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IT’S not the way any cyclist wants to take over the Tour de France’s yellow jersey but its in the hands of the Australian team now, writes JOHN TREVORROW:

AUSTRALIAN team Mitchelton Scott has taken over the coveted yellow jersey in controversial circumstances after stage 5 of the Tour de France.

Englishman Adam Yates became the new race leader after commissaires handed down a 20 second time penalty to the darling of France Julian Alaphilippe (Deceuninck-QuickStep) for an illegal feed in the final 20km of the stage to Privas.

Television replays showed Alaphilippe taking a bidon from a Deceuninck-QuickStep soigneur with 17 km to go.

UCI regulations state that ‘unauthorised feeding’ in the final 20km of a stage carries both a 200CHF fine and a 20-second time penalty per offence. Alaphilippe will therefore drop down to 16th place on the general classification.

I can understand how Alaphilippe made the mistake. He would have told his team on race radio that he needed a bidon and they would have told him roughly where the official would be. But it beggars belief that Deceuninck-Quickstep team would make that mistake.

Team directeur sportif Tom Steels said that of course he was aware of the 20km rule, but said that in the area just before the 20 km to go point the riders were descending and there was no place to safely pass over a bottle.

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“It’s a pity to lose yellow like this. We know about the 20-kilometre rule,” he said after the stage. “It was quite dangerous at 70kph. This was the first flat part to get in position for the climb. It was the only spot we could still give a bottle,” Steels said.

Deceuninck-Quickstep owner Patrick Lefevere was furious. “It’s very hard but there is a rule. And if we apply it severely to others, then it’s the same for us,” Lefevere said.

The most expensive bottle of wine was sold last year for $558,000 US for a French Burgundy. I reckon this bottle of French water will cost Lefevere even more when you look at the lost world exposure from not wearing the yellow jersey.

Yates had to be called from the shower in the team bus to hurriedly sprint to the presentation stage.

“It’s not the way I imagined taking the jersey,” he said.  I’m not even sure what’s happened to Julian, I heard he got a time penalty for taking a feed late. I don’t think any rider would want to take yellow under these circumstances, I’d prefer to take it with my legs rather than the result of a time penalty. I didn’t even find out until I was in the bus and showered. I feel bad for him.”

“Tomorrow I was looking to try and take the jersey anyway, so I guess we’ll just try and go in with the same tactic, try and win the stage and see what happens.”

Mitchelton Scott team manager Matt White was pretty philosophical. “I guess rules are rules. It may not be the way we envisaged getting the jersey but now we have it we will do all in our power to keep it as long as possible. Stage 6 was always one we had marked for Adam to attack but now we may have to rethink all that. We will need to honour the jersey by setting the pace early, but it would be great to see a breakaway get clear up the road early with the right mix. That will mean the pressure will come off us.”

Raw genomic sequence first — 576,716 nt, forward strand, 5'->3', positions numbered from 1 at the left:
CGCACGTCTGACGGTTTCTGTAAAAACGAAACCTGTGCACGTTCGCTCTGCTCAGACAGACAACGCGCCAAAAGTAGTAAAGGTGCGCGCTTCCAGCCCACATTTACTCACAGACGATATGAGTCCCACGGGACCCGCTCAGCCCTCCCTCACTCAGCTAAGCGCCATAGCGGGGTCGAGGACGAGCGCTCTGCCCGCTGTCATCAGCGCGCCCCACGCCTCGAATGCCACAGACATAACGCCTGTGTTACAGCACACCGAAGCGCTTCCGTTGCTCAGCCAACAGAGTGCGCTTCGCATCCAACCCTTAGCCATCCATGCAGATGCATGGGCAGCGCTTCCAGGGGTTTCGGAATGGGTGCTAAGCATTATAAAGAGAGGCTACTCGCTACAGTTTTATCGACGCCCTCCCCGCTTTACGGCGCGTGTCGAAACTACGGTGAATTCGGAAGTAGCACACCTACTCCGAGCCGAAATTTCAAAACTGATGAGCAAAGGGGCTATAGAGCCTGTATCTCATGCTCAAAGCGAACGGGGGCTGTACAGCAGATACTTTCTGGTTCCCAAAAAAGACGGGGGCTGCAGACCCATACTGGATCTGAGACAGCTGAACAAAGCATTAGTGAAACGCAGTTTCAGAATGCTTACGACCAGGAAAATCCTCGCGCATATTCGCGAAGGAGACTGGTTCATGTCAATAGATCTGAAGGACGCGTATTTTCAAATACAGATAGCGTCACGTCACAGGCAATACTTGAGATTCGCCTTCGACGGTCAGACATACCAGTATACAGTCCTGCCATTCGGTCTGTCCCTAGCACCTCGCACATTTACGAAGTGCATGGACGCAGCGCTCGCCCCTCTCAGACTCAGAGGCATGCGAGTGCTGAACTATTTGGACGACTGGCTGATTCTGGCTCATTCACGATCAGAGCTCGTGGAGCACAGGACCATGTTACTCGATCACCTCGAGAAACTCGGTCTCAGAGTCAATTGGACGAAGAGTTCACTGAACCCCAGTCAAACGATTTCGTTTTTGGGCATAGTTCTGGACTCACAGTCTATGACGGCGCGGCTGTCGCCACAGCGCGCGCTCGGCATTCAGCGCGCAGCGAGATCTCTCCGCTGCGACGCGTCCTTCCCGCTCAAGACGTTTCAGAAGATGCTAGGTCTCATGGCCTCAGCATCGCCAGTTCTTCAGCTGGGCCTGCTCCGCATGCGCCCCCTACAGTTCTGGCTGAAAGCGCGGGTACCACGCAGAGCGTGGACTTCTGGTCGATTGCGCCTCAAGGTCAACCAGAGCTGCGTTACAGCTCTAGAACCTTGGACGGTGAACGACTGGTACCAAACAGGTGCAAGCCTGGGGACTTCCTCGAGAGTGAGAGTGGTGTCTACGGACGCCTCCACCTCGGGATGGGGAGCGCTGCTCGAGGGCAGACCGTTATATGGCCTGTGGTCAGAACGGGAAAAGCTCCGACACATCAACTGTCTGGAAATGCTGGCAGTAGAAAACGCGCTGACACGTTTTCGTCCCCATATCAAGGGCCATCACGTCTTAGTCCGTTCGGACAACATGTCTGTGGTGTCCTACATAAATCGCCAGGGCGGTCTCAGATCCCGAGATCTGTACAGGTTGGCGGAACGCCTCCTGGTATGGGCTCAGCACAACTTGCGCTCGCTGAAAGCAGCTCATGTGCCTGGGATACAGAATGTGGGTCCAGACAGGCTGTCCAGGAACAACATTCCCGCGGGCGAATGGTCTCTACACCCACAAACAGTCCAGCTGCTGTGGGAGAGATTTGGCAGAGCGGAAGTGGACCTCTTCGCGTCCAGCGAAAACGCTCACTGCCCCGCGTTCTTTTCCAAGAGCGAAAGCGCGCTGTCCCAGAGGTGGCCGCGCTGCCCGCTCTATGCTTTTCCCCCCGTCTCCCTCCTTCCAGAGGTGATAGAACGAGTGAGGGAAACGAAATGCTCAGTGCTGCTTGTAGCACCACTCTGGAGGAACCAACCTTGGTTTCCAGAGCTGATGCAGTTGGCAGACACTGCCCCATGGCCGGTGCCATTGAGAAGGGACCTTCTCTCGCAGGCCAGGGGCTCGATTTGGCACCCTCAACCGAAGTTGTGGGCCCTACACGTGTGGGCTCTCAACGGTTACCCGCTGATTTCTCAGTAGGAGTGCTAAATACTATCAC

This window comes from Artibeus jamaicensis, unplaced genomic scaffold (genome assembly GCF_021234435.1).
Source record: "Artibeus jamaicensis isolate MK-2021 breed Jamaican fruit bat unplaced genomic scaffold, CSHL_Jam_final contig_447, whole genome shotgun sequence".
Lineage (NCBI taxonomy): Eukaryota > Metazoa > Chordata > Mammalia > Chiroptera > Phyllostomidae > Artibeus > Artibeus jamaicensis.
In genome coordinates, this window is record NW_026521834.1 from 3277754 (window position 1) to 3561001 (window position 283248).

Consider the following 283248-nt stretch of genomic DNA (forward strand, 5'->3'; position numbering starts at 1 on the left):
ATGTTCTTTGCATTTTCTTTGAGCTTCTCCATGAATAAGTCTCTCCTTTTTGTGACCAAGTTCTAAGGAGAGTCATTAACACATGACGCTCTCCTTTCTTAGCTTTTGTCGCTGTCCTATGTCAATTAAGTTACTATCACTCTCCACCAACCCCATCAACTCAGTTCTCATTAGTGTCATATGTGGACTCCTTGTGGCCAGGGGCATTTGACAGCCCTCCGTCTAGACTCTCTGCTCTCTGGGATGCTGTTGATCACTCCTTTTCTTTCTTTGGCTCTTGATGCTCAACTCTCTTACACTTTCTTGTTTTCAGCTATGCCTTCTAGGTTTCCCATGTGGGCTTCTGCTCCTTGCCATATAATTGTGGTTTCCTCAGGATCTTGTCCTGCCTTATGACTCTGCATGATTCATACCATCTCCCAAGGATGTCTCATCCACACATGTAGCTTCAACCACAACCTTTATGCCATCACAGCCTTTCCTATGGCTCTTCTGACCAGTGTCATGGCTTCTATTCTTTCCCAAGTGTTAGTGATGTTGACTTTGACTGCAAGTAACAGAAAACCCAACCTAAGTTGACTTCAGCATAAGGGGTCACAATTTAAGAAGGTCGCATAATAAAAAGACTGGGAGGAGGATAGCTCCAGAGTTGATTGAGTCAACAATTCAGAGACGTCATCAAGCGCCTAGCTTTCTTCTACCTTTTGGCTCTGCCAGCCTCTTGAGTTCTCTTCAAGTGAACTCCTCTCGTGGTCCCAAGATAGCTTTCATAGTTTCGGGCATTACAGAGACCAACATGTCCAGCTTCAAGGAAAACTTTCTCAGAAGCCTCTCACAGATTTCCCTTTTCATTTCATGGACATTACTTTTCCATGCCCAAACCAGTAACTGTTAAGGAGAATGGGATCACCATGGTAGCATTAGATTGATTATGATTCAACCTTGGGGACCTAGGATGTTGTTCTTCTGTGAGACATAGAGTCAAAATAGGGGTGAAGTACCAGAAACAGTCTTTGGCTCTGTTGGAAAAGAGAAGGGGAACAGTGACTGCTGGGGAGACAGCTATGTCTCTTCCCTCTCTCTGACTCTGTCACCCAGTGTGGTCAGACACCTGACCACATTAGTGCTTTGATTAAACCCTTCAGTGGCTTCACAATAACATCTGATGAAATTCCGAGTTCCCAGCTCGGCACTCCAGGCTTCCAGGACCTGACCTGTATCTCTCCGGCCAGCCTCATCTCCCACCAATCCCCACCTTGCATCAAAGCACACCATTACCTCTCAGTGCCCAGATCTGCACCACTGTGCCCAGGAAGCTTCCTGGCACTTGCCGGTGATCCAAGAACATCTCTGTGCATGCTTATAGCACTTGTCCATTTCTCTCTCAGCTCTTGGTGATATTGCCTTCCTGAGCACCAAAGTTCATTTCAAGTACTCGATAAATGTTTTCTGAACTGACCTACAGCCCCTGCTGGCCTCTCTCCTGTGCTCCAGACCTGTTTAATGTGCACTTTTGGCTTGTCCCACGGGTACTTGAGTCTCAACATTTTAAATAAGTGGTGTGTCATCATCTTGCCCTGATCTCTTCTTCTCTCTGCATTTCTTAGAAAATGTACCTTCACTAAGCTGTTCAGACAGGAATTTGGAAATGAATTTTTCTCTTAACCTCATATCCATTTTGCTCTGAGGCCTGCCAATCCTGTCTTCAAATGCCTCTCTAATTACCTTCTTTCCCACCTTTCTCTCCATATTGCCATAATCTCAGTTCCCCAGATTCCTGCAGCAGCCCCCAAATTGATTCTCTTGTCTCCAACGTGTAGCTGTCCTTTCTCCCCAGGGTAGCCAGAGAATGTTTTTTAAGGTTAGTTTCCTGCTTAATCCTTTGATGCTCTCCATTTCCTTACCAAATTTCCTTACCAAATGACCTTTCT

Most riders never get the chance to wear the most famous jersey in cycling, the Maillot Jaune. But for Adam this is a bit of positive Karma. He should have had his day in the Golden Fleece back in 2016 when Race leader Chris Froome and Richie Porte crashed into the motorbike on Mt Ventoux. All the rules said that Yates should have been awarded the yellow jersey but the officials made a new rule. Then there was also the unbelievable moment on stage 7 when the one kilometre to go an inflatable object deflated right on top of him. That probably cost Yates a place on the final podium in Paris as he went on to finish fourth overall only 21 seconds behind Quintana who was third.

“Out of every crisis comes opportunity,” a reflective Mitchelton Scott  team owner Gerry Ryan said. “Adam deserves to have some good Karma come his way for a change. I well remember the world coverage we received when the bus crashed into the finish gantry on stage 1 in 2013. But it was what we did after  that made the story so special,” Ryan said referring to taking their first ever stage win and then Simon Gerrans claiming the yellow Jersey.

Stage 5 was a bit of a snooze fest for most of the race with no breakaways staying clear and the peloton happy to have a recovery day. But that all changed with about 30 km to go and Team Ineos finally flexing a bit of muscle. But it all stayed together and a very technical bunch sprint transpired.

Belgian superstar Wout van Aert was relieved of his support role by Jumbo-Visma and rattled home to pass Cees Bol right on the line. Irishman Sam Bennett finished third and become the first Irishman since Sean Kelly to take the green jersey. Some consolation for his team Deceuninck-Quickstep team.

Australia’s pocket rocket Caleb Ewan was too far back in the final run in and finished eighth. 


Author: John Trevorrow

JOHN TREVORROW is a multiple Australian champion road racer and Olympian who has been doing media commentary at the Tour de France for more than 20 years.



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